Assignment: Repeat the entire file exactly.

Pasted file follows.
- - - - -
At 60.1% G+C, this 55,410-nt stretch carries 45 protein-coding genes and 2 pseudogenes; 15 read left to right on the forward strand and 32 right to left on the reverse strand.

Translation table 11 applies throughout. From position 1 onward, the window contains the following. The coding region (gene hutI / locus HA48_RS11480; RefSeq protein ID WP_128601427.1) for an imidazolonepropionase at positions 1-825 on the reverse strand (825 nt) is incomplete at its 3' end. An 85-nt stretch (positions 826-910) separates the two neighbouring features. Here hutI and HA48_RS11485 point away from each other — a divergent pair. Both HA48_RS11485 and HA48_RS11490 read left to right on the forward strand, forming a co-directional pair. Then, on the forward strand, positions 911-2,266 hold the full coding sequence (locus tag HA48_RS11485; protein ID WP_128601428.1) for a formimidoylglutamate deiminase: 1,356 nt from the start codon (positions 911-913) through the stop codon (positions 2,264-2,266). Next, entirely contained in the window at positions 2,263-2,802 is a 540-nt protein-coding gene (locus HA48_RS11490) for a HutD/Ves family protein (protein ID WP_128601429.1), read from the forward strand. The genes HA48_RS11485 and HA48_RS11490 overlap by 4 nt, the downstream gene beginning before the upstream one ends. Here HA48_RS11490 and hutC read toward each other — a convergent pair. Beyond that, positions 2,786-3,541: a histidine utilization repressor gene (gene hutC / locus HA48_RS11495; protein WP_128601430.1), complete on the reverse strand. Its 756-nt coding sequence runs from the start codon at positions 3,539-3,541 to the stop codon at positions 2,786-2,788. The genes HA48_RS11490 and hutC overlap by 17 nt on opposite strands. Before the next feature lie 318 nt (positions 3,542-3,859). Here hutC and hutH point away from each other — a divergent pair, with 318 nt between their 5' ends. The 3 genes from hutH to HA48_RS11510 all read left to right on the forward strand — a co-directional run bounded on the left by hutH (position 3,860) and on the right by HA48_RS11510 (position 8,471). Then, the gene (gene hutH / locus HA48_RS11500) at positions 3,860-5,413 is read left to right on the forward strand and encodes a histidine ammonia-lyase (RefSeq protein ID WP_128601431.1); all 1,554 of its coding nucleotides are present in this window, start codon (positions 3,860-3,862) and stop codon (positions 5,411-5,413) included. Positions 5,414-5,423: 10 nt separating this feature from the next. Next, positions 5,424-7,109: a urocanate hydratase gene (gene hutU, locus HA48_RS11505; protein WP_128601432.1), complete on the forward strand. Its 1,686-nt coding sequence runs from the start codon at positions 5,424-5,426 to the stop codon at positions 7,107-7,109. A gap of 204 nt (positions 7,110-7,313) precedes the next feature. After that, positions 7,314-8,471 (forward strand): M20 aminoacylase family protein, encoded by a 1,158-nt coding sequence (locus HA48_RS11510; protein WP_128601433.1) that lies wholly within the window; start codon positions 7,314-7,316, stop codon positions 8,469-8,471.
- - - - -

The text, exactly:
At 60.1% G+C, this 55,410-nt stretch carries 45 protein-coding genes and 2 pseudogenes; 15 read left to right on the forward strand and 32 right to left on the reverse strand.

Translation table 11 applies throughout. From position 1 onward, the window contains the following. The coding region (gene hutI / locus HA48_RS11480; RefSeq protein ID WP_128601427.1) for an imidazolonepropionase at positions 1-825 on the reverse strand (825 nt) is incomplete at its 3' end. An 85-nt stretch (positions 826-910) separates the two neighbouring features. Here hutI and HA48_RS11485 point away from each other — a divergent pair. Both HA48_RS11485 and HA48_RS11490 read left to right on the forward strand, forming a co-directional pair. Then, on the forward strand, positions 911-2,266 hold the full coding sequence (locus tag HA48_RS11485; protein ID WP_128601428.1) for a formimidoylglutamate deiminase: 1,356 nt from the start codon (positions 911-913) through the stop codon (positions 2,264-2,266). Next, entirely contained in the window at positions 2,263-2,802 is a 540-nt protein-coding gene (locus HA48_RS11490) for a HutD/Ves family protein (protein ID WP_128601429.1), read from the forward strand. The genes HA48_RS11485 and HA48_RS11490 overlap by 4 nt, the downstream gene beginning before the upstream one ends. Here HA48_RS11490 and hutC read toward each other — a convergent pair. Beyond that, positions 2,786-3,541: a histidine utilization repressor gene (gene hutC / locus HA48_RS11495; protein WP_128601430.1), complete on the reverse strand. Its 756-nt coding sequence runs from the start codon at positions 3,539-3,541 to the stop codon at positions 2,786-2,788. The genes HA48_RS11490 and hutC overlap by 17 nt on opposite strands. Before the next feature lie 318 nt (positions 3,542-3,859). Here hutC and hutH point away from each other — a divergent pair, with 318 nt between their 5' ends. The 3 genes from hutH to HA48_RS11510 all read left to right on the forward strand — a co-directional run bounded on the left by hutH (position 3,860) and on the right by HA48_RS11510 (position 8,471). Then, the gene (gene hutH / locus HA48_RS11500) at positions 3,860-5,413 is read left to right on the forward strand and encodes a histidine ammonia-lyase (RefSeq protein ID WP_128601431.1); all 1,554 of its coding nucleotides are present in this window, start codon (positions 3,860-3,862) and stop codon (positions 5,411-5,413) included. Positions 5,414-5,423: 10 nt separating this feature from the next. Next, positions 5,424-7,109: a urocanate hydratase gene (gene hutU, locus HA48_RS11505; protein WP_128601432.1), complete on the forward strand. Its 1,686-nt coding sequence runs from the start codon at positions 5,424-5,426 to the stop codon at positions 7,107-7,109. A gap of 204 nt (positions 7,110-7,313) precedes the next feature. After that, positions 7,314-8,471 (forward strand): M20 aminoacylase family protein, encoded by a 1,158-nt coding sequence (locus HA48_RS11510; protein WP_128601433.1) that lies wholly within the window; start codon positions 7,314-7,316, stop codon positions 8,469-8,471.